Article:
• state that the real property secures future advances;
  • state the amount of present obligations secured, and the maximum principal amount of, including future advances that may be secured;
  • state the period in which the future advances are to be made. This period may not exceed 15 years; and
  • if the deed of trust or other loan documents require, at the time of each future advance the obligor must sign a written instrument or make a notation on the original instrument stipulating that the advance is secured by the deed of trust.

A deed of trust providing for future advances which does not meet the requirements of N.C. Gen. Stat. Sec. 45A-68 is not necessarily invalid and priority questions would be tested under case law.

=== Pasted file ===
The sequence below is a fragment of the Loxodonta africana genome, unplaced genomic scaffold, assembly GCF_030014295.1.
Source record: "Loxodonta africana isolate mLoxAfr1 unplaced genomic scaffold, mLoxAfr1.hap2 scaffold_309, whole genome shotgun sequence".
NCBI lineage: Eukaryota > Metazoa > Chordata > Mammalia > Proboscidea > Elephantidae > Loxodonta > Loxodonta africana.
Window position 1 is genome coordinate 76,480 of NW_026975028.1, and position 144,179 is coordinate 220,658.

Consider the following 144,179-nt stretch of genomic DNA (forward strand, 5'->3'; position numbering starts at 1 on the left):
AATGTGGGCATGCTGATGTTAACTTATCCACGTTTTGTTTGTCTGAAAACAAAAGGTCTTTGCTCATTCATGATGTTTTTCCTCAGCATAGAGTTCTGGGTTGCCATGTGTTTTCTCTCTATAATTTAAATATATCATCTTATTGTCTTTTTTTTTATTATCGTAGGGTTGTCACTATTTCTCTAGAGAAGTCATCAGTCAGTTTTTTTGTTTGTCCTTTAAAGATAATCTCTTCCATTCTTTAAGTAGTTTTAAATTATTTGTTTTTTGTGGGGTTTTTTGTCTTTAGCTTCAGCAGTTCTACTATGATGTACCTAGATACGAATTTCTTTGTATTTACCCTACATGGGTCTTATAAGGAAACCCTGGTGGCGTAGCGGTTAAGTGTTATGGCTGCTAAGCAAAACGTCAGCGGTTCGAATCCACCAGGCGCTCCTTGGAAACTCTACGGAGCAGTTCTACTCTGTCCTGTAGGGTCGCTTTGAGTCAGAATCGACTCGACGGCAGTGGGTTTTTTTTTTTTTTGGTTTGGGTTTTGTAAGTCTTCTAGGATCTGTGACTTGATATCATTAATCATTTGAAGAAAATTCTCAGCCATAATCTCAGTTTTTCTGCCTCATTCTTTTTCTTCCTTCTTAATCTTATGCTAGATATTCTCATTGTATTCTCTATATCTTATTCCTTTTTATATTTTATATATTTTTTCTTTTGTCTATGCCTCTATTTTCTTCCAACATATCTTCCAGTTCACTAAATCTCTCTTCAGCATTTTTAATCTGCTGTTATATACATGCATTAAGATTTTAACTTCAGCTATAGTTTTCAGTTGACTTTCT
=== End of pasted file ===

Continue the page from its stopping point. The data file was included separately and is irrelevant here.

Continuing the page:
If priority is lost can it be regained?

No. If the lien claimant files a claim of lien within 120 days after the date of last furnishing of services or materials to the property and the lien claimant files suit to enforce the claim of lien within 180 days after the date of last furnishing of labor or materials to the property then the lien claimant will maintain priority over other liens that are recorded after the date of the lien claimant's first furnishing of labor or materials to the property. N.C. Gen. Stat. Sec. 44A-13. Of course, if the property owner and the lien claimant are able to settle the lien action, the property owner can have the lien discharged of record by exhibiting to the clerk of superior court an instrument of satisfaction signed and acknowledged by the lien claimant. N.C. Gen. Stat. Sec. 44A-16(2).

Is there a difference between on-site and off-site work?